Last week we posted a story from the Canadian Broadcasting Corporation that Elizabeth May, the new leader of the Canadian Green Party was looking to change the Party's position of opposition to the annual Canadian seal slaughter.
The story set off a flood of protests to the Green Party of Canada.
Unfortunately, at the time, Elizabeth was unavailable for comment because she was attending meetings in Europe. She has now returned and has refuted the story.
We should have known that something was wrong when we noticed that the story originated with the CBC which Captain Paul Watson has referred to for years as standing for "Controlled By Canada."
The CBC story was headlined "May softens Green view of seal hunt."
The Green Party contacted Sea Shepherd and said, "Please be assured that both Elizabeth May and the Green Party support phasing out the commercial seal hunt. The CBC report is misleading and Ms. May's remarks were taken out of context."
"I was shocked by how my CBC interview was summarized. I want to assure members that I never told the CBC I wanted our seal hunt policy changed", said Ms. May.
Any member of the Green Party may put forward a resolution for debate at a policy convention. Policy resolutions are adopted or rejected after open and democratic debate. At the August 2006 convention, members supported the party's policy to phase out the seal hunt.
Elizabeth May, as the leader of the Green Party, would not have changed a policy of the Party without democratic input and a democratic decision made by the members of the Party.
We should not have been surprised by the CBC.
The CBC has never been unbiased in their coverage of the annual massacre of harp seals. Way back in 1983, when a CBC film crew came onboard our vessel the Sea Shepherd II for the seal campaign, they were ordered off the ship by the government of Canada - and they complied.
Then Canadian Minister of Fisheries Pierre DuBane publicly said, to summarize, "The CBC coverage of the Sea Shepherd was totally insensitive and outrageous and the CBC as a crown-owned corporation has no right reporting on a group of protesters whose objectives were counter to the government's and that by so doing, CBC had insulted the Newfoundland seal hunters."
The CBC crew director Bill Donovan left our ship angrily saying, "Our job is to report the story and you are the story and we are doing our job in covering your side of the issue. We sure as hell cover the government's side of the story."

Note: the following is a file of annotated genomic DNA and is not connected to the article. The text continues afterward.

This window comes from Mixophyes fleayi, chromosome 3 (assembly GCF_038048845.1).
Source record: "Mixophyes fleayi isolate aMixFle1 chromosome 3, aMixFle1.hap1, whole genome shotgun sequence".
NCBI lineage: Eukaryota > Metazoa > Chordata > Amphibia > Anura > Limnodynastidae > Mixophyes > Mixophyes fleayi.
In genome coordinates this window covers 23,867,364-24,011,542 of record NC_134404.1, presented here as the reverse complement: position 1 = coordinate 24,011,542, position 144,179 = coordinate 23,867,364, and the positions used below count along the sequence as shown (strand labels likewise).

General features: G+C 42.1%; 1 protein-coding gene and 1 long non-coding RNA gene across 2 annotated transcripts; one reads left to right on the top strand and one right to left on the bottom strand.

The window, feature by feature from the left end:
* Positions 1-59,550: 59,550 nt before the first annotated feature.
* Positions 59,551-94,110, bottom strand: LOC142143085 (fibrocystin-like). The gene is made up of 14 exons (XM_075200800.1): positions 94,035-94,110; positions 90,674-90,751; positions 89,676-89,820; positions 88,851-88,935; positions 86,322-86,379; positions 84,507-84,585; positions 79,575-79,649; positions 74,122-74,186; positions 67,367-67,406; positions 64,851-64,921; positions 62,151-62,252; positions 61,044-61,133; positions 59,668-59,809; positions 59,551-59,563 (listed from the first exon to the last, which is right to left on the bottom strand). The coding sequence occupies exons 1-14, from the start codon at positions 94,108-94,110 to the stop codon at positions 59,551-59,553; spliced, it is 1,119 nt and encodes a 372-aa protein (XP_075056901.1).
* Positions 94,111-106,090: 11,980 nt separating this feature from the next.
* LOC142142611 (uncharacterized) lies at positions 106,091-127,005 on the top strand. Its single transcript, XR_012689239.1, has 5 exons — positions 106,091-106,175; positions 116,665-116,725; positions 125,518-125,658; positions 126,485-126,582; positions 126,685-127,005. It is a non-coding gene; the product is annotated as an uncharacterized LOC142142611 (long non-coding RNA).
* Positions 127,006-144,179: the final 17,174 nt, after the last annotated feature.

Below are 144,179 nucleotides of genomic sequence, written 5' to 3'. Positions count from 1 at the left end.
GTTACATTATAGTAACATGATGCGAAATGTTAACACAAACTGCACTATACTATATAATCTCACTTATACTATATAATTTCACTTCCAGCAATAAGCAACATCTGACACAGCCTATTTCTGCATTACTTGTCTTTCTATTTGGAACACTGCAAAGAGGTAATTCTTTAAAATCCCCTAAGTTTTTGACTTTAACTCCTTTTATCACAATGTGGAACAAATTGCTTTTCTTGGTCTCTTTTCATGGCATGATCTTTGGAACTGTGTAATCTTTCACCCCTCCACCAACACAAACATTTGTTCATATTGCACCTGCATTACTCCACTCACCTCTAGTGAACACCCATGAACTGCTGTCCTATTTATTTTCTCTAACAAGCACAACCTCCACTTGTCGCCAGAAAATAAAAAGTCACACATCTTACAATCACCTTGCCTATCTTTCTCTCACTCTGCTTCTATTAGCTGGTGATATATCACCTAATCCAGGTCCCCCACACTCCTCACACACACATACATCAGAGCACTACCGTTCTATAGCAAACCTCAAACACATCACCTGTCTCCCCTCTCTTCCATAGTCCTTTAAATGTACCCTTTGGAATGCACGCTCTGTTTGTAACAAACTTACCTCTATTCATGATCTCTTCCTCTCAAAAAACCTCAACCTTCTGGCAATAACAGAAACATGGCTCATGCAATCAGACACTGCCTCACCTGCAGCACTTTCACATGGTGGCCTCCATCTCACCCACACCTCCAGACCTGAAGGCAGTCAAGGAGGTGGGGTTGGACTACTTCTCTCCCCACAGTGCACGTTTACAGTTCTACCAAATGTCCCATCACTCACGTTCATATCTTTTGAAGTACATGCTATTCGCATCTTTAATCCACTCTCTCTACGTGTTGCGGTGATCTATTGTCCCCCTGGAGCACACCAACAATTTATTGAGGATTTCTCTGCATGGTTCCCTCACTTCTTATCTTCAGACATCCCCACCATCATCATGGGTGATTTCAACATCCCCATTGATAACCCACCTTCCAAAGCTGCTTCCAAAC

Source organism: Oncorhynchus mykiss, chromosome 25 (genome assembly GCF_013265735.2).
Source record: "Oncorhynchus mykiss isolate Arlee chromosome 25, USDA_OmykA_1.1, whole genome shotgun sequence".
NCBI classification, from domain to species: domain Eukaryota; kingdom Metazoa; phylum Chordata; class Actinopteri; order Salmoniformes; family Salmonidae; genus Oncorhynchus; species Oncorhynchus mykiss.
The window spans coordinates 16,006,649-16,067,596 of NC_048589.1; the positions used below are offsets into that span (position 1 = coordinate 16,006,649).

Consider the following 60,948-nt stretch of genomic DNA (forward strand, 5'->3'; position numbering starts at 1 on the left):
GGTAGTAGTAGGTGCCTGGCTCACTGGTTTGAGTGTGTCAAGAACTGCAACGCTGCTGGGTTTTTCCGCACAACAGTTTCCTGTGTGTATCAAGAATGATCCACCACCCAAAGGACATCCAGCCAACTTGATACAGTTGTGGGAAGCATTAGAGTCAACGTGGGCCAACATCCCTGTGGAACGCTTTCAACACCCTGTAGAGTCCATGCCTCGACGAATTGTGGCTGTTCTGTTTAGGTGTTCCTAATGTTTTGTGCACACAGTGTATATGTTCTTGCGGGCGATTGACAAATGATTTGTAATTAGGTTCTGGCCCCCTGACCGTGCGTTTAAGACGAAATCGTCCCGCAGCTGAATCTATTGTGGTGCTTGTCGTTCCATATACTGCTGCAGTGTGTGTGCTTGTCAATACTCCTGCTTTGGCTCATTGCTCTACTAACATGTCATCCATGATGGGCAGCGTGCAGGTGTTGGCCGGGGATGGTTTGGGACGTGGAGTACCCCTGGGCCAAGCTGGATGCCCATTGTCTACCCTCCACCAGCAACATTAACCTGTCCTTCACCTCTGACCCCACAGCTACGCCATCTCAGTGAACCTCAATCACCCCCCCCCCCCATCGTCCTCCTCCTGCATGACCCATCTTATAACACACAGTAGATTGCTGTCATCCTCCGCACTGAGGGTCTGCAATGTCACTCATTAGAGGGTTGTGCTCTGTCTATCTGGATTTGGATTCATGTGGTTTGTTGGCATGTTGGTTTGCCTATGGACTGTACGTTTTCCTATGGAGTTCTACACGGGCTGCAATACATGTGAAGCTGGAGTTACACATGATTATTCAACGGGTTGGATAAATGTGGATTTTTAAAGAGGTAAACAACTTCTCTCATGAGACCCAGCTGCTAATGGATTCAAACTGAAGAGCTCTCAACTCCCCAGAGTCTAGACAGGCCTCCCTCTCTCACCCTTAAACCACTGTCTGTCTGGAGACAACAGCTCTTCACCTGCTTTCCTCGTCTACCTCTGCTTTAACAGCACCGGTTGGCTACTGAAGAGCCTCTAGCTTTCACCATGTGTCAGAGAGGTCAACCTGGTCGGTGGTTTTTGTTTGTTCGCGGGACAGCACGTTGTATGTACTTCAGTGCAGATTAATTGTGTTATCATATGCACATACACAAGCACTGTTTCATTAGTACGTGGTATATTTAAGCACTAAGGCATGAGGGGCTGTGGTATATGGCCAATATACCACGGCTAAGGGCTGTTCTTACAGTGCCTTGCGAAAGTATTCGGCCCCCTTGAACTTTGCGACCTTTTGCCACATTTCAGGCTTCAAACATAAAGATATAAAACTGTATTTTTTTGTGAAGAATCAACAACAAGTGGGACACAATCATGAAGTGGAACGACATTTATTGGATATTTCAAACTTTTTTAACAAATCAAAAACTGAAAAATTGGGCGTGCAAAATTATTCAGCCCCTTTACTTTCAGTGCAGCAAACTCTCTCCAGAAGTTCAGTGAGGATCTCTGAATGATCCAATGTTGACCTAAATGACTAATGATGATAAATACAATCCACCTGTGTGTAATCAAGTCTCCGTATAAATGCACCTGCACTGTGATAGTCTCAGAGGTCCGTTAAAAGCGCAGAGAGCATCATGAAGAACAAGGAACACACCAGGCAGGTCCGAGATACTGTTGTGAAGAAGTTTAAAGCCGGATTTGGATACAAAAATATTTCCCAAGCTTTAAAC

The CBC then took out a full page ad in the St. John's Telegram to apologize to the Newfoundland people for having had a media crew on our ship.
"I don't have a great deal of respect for the CBC," said Captain Paul Watson. "They are a propaganda arm for the Canadian government similar to Voice of America or the former Radio Free Moscow of the Soviet Union. They have always been hostile to any group opposing the seal slaughter and they have always defended the Canadian government's position. With the CBC, it's all the news that the Canadian government approves to be aired."
Sea Shepherd is satisfied that the Green Party of Canada is committed to a position of opposition to the horrific annual slaughter of seals.
"This is not just a humane issue," said Captain Watson. "Seal populations are now less than 10% of their numbers from 500 years ago when Europeans first conquered Newfoundland. Since then the Newfoundlanders have exterminated the Newfoundland wolf, the Labrador duck, the giant auk, the walrus and even the indigenous Beothuk peoples. They have a history of ecological destruction and genocide. Last year, Newfoundlander Anne Troake produced a Canadian National Film Board film supporting the seal hunt entitled "My Ancestors were Rogues and Murderers."
The film's title was meant to be sarcastic but Anne Troake cancelled her debate with Captain Paul Watson in Newfoundland after Captain Watson said that the title was appropriate. "Her ancestors were indeed rogues and murderers and the extermination of numerous species and the genocide of the Beothuks is the evidence that the title is appropriate."
The Canadian and Newfoundland governments are now defending the vicious slaughter of over 350,000 seal pups each year out of a stubborn pride stating that Newfoundland culture will be endangered if the seal hunt is abolished.
"There is no need in the 21st Century for cultures based on slaughter and cruelty," said Captain Watson. "If Newfoundlanders need blood to perpetuate their culture they should go the way of the Aztec, the Romans and the Cannibals of Borneo - their culture should be abolished."